Science News

Scientists discover that loose RNA molecules restructure the skin

Particular RNA molecules can be used to restructure the cellular damage of the epidermis and therefore, in a future perspective, also to rejuvenate the skin: it is the discovery made by a group of researchers at the Johns Hopkins University medical school.

The study, published in Nature Communications, speaks of free RNA fragments, called non-coding double-stranded RNA (dsRNA) that can stimulate a particular regeneration of hair follicles after a wound. This is a type of regeneration already known and used by rodents when they need to regenerate their skin after damage.

According to the authors of this new study, dsRNA is released from the damaged cells at the site of the injury. To arrive at this discovery, the researchers performed biopsies on 17 female patients on whom laser therapies were performed for rejuvenation or skin modeling, for example to clear sun spots or wrinkles. The treatments were performed on the face and arms and the average age of the patients was 55 years.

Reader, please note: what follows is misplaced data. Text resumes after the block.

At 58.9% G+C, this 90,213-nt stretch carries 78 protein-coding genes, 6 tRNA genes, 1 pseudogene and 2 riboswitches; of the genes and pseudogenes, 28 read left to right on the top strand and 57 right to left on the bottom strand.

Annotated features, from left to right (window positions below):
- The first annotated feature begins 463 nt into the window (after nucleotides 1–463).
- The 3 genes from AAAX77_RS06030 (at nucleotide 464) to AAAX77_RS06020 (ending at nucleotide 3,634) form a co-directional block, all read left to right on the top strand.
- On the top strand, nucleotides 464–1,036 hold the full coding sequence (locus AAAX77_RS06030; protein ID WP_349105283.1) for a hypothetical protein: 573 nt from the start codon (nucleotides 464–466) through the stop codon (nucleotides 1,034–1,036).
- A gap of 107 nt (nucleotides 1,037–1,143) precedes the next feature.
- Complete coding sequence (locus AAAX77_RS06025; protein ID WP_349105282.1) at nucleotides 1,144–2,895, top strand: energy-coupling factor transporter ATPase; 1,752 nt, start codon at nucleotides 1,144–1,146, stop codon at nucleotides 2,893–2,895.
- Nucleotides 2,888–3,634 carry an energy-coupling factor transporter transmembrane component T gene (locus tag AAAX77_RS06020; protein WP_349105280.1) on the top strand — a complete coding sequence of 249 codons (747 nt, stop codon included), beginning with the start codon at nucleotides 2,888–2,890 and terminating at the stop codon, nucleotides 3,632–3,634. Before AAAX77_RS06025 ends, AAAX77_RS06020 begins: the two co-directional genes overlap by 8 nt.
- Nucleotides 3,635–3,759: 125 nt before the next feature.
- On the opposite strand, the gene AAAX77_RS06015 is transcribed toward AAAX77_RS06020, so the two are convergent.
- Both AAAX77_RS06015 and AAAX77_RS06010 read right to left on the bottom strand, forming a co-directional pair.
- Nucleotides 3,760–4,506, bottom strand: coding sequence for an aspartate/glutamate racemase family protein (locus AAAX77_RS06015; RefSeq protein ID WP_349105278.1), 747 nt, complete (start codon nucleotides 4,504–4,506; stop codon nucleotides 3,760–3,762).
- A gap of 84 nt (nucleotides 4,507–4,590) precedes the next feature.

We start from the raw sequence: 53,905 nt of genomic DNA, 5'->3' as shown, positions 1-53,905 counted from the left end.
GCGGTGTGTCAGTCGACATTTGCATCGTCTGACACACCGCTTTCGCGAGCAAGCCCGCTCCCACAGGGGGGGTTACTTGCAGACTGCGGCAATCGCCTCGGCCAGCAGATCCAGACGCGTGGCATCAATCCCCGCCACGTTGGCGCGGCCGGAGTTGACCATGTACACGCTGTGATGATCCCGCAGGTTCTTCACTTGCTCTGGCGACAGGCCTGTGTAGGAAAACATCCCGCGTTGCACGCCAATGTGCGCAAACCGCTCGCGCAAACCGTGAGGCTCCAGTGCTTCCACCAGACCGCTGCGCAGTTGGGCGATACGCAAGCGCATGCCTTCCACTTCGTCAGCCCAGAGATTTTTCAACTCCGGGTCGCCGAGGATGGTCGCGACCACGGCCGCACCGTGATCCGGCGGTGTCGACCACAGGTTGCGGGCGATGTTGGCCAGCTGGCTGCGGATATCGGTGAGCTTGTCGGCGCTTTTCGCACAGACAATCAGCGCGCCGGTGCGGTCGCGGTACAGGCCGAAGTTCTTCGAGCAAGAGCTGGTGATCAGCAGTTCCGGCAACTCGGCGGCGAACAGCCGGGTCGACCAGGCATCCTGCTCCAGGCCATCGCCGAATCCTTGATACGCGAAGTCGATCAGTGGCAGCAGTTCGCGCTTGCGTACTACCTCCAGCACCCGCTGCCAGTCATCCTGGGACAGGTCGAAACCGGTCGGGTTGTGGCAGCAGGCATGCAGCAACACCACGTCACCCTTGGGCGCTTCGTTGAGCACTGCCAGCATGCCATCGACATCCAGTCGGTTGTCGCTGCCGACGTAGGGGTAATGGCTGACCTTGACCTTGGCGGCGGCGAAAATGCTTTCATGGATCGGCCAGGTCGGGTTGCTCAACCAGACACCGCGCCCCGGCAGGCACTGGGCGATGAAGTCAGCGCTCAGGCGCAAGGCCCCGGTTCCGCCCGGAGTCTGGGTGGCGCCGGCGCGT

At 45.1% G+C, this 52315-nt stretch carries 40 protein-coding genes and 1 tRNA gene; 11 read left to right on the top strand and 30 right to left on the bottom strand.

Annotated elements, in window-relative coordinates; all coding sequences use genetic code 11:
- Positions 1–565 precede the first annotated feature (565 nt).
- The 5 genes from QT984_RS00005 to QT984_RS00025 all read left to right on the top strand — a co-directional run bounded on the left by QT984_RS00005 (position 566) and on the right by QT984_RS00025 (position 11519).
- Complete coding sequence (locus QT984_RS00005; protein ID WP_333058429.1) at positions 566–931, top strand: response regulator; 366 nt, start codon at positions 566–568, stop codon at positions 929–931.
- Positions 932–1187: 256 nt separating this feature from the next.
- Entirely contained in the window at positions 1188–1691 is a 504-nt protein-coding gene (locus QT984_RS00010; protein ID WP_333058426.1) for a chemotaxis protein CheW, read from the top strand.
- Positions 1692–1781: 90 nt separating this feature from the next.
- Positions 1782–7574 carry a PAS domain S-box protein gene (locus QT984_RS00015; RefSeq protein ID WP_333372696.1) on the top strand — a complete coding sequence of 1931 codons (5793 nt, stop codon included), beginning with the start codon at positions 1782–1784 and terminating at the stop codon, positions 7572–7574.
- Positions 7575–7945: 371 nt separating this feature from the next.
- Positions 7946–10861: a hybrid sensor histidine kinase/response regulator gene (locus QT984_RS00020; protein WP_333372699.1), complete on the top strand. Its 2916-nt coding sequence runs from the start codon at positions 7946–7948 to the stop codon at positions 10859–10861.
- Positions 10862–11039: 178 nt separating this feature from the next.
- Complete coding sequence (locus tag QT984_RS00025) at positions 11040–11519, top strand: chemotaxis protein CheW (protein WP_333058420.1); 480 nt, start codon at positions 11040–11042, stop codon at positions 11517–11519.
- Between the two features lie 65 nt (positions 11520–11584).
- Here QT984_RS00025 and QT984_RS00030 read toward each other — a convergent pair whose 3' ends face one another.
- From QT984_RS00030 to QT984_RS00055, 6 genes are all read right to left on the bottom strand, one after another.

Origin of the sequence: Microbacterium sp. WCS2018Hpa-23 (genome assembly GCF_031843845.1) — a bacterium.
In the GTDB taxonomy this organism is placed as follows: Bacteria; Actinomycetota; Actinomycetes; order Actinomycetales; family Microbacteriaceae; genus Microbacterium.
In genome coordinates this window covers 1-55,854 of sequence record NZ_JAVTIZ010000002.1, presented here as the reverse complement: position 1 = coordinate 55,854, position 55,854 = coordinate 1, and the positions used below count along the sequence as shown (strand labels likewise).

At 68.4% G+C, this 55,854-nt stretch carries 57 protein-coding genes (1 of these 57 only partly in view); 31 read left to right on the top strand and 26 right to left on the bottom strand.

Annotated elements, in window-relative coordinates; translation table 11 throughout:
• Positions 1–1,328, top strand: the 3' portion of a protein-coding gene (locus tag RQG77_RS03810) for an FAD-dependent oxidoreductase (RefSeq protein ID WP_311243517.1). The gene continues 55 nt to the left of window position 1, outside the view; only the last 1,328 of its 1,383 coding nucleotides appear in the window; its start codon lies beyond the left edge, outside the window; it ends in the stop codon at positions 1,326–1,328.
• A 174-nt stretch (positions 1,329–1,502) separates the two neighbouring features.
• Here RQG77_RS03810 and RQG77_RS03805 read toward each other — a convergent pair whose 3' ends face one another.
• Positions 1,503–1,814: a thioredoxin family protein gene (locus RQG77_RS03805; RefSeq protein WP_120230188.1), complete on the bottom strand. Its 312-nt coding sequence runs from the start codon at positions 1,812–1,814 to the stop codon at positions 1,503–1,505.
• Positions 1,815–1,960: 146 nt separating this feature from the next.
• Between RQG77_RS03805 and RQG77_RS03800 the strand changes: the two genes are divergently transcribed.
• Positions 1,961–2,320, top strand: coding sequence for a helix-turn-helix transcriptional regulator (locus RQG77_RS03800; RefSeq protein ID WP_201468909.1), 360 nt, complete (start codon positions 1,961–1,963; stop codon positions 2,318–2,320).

By analyzing the expression levels of genes in the samples collected, the researchers discovered the important role of dsRNA and the genes involved in the production of natural retinoic acid. After laser treatments, the expressions of these genes had much higher levels. By treating skin cells isolated in the laboratory directly with the dissolved dsRNA, the researchers imitated the effect of the lasers by increasing retinoic acid in the cells themselves.

Among other things, the latter is already available in some commercial products to treat acne and other skin defects.

This means that these treatments and the same retinoic acid “are really working in the same molecular pathways and no one knew it until now,” as specified by Luis Garza, professor of dermatology and one of the authors of the study.

These results could help in the implementation of new therapies or strategies to reduce skin defects such as wrinkles or burn scars by directly using retinoic acid in new ways.